• Hello Maurice, I can relate to much of what you say. Montana is a mineral rich state where mining, oil, lumber, and agriculture are major industries. The mining industry in our state is forced to clean up after their mess by involving themselves in land reclamation. The lumber industry has learned the hard lessons of over production and voluntarily enters into reforestation programs in order to ensure a renewable resource for themselves. I don’t think the question is whether we use the resources or not but how we use it in a way that doesn’t wreak havoc on this planet.

      To me one of the most damaging practices is the denuding of tropical rain forests but then how do you tell a people that they can’t use their land to earn a living when most of us live on a much higher standard than they do? Certainly greed and gluttony are the tyrants in the destruction of our planet especially when outside interests treat other countries as nothing more than vassal servants for the use by the wealthy and literally rape the land for profit.

      Personally I have to heat my home in the winter else I would freeze. With what am I to heat it? No matter what I do I have to use a natural resource. I do conserve the best I can by getting efficient light bulbs and lowering the general house temperature down to 60° F with only my office heated to reason. I also use a bicycle for 95% of my travel. But even when I do all of that something somewhere is being consumed and somebody is making a living on my use of the original resource I use.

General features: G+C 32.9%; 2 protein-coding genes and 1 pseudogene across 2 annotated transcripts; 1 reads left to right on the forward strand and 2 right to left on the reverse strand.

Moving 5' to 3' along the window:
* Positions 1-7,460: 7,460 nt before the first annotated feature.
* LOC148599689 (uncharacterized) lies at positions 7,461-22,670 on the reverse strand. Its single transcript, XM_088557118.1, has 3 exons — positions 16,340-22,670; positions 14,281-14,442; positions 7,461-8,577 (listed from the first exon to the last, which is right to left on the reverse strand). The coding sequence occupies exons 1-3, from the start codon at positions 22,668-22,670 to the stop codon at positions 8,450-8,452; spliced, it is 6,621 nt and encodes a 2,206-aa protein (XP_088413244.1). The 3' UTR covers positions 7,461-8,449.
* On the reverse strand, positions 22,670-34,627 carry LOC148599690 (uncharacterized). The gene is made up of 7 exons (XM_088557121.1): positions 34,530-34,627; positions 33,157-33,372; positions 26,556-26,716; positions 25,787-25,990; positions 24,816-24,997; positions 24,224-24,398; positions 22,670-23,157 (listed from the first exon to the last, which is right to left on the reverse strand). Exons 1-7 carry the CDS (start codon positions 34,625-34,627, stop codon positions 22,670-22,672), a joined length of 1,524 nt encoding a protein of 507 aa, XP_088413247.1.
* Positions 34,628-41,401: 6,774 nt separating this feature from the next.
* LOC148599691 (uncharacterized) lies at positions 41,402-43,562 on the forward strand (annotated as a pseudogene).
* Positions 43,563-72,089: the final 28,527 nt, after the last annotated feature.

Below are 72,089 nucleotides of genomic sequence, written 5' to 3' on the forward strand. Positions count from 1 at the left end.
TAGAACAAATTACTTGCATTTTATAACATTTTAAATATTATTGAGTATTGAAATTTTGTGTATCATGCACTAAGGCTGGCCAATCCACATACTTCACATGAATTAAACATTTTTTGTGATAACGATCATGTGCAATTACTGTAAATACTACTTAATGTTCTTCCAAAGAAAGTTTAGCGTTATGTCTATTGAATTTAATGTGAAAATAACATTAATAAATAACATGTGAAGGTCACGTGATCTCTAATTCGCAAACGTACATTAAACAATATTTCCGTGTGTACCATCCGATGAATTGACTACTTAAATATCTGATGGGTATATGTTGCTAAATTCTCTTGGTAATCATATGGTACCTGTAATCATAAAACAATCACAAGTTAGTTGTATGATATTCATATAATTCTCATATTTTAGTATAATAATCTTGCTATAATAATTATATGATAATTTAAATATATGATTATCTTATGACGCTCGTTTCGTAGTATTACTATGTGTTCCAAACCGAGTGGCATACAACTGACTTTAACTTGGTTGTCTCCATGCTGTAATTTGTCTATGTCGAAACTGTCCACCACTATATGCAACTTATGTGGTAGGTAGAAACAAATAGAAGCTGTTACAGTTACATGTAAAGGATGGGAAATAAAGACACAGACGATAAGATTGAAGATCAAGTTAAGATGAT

And what can we say about our production practices which engineer planned failure into every product to ensure their company has something to sell in the future. I once worked for a company that made a machine called a FlowTurn. They made it so well that it never wore out and soon there were no more sales so people lost their jobs. It certainly would be great if things could last forever but then who would have a job under those circumstances? We could all revert back to the cave but realistically that doesn’t seem to be a very practical option.